Every day, hundreds — sometimes thousands — of people take a leisurely shopping-stroll through the upscale mall in Charlotte known as “SouthPark.” Surprisingly — perhaps because the shop windows are so attractively decorated to display the most chic of modern clothing — the great majority of the shoppers have never noticed that they are walking on limestone tiles replete with prehistoric fossils from the Cretaceous and Ordovician Periods (hundreds of millions of years ago). Many interesting, sharply-delineated fossils are distinctly visible at a glance when walking on this virtual geologic treasure-trove.
Since the tiles are cross-sections, sometimes the objects seen are partial portions and otherwise specifically unidentifiable, but they are all — even to the most naive viewer — recognizably biologic in origin; their organization and shapes are obviously organic.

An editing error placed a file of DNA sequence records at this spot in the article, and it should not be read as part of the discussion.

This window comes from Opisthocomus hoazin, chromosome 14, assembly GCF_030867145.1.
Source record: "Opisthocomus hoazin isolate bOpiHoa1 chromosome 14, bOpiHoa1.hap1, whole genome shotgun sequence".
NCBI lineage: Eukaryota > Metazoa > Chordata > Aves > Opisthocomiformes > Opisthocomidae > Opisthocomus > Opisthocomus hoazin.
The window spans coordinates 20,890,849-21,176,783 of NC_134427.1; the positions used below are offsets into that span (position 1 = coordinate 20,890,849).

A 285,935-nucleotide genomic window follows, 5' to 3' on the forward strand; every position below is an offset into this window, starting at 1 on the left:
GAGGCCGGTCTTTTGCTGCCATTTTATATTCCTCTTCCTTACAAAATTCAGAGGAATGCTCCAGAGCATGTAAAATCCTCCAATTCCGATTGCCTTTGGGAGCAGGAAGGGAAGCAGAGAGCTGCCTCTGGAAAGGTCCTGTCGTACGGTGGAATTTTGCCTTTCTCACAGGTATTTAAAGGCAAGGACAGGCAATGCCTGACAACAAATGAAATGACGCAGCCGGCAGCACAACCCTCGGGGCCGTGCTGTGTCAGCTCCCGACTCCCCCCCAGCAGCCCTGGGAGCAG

Beautiful cross sections of ammonites (nautilus) and other fossils are easily found. The flat, polished tiles are readily photographed with that camera in your telephone. No need to drive to the wilds and climb mountains carrying picks, hammers, brushes, shovels and a backpack — just take an afternoon stroll through “The Mall,” stop for a casual snack at the Food Court, and walk and look downward — the easiest geologic survey on the planet, with great shopping to boot.
Management of the mall is well aware of the fossils in the flooring — have been for many years. In the past, several colleges have brought classes of geology students to see, study and classify the fossils; descriptions, and analyses of species-classification have been published in the scientific literature.
The tiles themselves were imported from Turkey during the construction of the mall. Fossil-containing limestone is well known to be found in Iran, Turkey, Lebanon and other locations in Eastern Europe.
Any science teacher could guarantee her/his class a safe, scientific geologic project by arranging a simple day-trip to SouthPark to explore its Jurassic walkways.